The massive kitchen at Hampton Court Palace was fit for a King.
Producing around 1,000 meals a day, Henry VIII had a kitchen that would make Gordon Ramsey jealous.
Next month, Historic Royal Palaces will bring to life the Tudor kitchen in a whole new exhibit that promises to be a feast for senses.
From the sounds, sight and smells those who visit Hampton Court Palace will have a chance to meet a cast of interesting characters from Tudor times.
This summer, a uniquely commissioned play will Henry VIII adding even more Tudor fun to the visitor’s experience.
Take a step back in time and start your journey in the Master Carpenter’s Courtyard, where all the deliveries to supply the court entered the palace and were thoroughly examined by the Board of the Greencloth staff to assure they met the high standards of the Tudor King.
Vistors will be able to listen in on the conversations of the clerks working on their daily duties supplying Henry VIII and his courtiers with what was an endless feast.
Once inside the kitchen complex, one will have the chance to see the sights, hear the sounds and the opportunity to take in the smells of the boiling house, before entering the Great Kitchen to learn how meat was prepared and roasted in front of the six enormous fireplaces.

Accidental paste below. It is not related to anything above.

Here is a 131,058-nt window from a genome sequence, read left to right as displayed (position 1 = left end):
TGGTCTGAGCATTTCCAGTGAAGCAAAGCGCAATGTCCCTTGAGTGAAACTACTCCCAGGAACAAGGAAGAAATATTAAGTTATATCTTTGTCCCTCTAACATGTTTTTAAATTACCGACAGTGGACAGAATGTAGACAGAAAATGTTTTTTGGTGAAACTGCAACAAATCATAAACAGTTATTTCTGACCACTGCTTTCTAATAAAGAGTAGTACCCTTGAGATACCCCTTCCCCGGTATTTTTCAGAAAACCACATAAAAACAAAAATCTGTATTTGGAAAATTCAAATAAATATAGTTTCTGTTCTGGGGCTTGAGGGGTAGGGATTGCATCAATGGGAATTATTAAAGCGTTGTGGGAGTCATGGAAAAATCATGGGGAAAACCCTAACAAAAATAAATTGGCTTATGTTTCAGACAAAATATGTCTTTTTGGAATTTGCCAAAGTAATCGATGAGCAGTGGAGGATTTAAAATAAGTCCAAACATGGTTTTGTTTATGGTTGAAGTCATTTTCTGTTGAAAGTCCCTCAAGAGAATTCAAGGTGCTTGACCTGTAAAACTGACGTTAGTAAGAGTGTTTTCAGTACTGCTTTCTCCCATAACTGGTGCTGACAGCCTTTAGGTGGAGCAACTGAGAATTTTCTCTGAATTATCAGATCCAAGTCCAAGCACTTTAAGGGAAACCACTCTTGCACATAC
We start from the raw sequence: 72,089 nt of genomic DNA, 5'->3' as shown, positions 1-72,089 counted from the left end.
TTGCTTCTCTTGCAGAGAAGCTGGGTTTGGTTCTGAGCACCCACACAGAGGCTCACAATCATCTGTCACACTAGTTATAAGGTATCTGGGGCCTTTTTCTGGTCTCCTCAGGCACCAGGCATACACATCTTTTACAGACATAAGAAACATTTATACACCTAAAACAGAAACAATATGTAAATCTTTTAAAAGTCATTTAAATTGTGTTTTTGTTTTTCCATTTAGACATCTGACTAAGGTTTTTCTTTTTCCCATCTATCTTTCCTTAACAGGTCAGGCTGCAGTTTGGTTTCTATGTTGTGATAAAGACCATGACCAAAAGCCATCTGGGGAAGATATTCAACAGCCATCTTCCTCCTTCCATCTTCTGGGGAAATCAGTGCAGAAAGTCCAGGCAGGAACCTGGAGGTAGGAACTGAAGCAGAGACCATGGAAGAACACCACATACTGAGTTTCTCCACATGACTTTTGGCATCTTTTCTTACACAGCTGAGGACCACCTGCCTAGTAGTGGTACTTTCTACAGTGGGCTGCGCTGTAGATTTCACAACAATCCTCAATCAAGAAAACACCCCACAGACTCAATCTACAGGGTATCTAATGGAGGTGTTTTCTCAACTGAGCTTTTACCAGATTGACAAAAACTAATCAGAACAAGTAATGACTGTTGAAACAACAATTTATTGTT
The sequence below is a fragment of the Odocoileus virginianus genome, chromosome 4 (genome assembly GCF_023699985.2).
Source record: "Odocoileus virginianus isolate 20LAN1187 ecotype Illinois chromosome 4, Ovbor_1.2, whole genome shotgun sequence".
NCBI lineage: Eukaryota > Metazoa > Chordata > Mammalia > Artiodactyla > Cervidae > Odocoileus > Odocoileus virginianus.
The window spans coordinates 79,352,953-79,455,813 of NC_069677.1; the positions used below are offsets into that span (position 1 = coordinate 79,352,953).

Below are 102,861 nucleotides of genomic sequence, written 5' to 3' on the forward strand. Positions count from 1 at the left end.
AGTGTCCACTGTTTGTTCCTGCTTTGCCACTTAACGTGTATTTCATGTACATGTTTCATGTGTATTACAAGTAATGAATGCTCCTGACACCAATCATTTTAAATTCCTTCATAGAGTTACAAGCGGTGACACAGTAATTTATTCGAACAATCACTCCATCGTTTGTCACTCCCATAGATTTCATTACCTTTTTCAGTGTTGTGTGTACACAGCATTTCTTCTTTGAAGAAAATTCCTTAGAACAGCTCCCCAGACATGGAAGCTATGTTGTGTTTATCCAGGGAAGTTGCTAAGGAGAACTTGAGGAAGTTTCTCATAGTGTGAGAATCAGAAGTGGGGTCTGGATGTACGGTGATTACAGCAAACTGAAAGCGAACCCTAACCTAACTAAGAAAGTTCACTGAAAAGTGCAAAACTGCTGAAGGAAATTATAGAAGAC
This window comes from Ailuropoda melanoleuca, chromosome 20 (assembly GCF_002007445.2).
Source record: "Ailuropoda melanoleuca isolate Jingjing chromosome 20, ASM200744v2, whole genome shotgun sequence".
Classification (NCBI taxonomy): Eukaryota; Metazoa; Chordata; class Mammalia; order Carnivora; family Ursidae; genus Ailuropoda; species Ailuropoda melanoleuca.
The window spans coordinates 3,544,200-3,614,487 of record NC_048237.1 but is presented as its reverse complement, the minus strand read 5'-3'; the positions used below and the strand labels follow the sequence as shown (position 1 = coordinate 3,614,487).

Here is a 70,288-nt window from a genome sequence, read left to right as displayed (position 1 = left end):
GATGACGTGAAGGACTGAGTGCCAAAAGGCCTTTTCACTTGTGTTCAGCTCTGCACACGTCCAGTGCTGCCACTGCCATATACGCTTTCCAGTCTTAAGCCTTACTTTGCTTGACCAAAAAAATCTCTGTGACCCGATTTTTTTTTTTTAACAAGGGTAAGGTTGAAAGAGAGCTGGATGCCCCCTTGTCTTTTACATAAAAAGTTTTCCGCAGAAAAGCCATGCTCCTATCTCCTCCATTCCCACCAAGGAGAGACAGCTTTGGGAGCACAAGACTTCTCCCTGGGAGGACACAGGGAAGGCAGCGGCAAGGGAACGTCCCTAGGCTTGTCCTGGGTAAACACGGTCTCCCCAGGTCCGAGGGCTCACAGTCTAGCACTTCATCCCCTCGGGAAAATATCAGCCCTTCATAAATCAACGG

Watch as the kitchen team prepares feasts fit for a king! Hear the fire crackling over the spit maybe try a hand and turning the meat over the flames.
The court during Henry’s reign would use an estimated 1.75 million logs each year to cook up the meals twice a day!
If the heat gets to you, then visit the wine cellar, once home to some 300 barrels of wine that were consumed every year.
“Henry VIII’s kitchens at Hampton Court are a rare survival from one of the most fascinating periods in the palace’s history, and a must-see for our visitors. By using new technology – and informed by our research findings – we’re now able to bring them to life like never before, and offer a real chance to experience history right where it happened. Promising everything from interactive cookery demonstrations to the sights, sounds and even scents of the Tudor Kitchens complex, we hope to engage visitors of all ages with the unique and fascinating stories behind their history,” Tracy Borman, Joint Chief Curator of Historic Royal Palaces, noted.
The Tudor Kitchens is part of place admission.
There will be a series of food-themed lectures scheduled to mark the re-opening of the Tudor Kitchens this summer:
13 June: A History of Food
Food writer and critic William Sitwell discusses the many trends and technological innovations that have shaped the way we eat over hundreds of years.
27 June: Tudor Cooking, Experimental History
Food historian Marc Meltonville will talk about his work in the Tudor Kitchens at Hampton Court and explores the methods, ideas and outcomes of his experimental cookery from the Tudor Court.
4 July: The Consumption of Chocolate in the Royal Court
Historic Royal Palaces’ curator, Polly Putnam will delve into the fascinating relationship between chocolate and royalty in this talk from
Tickets for the lectures are extra in addition to the price of admission.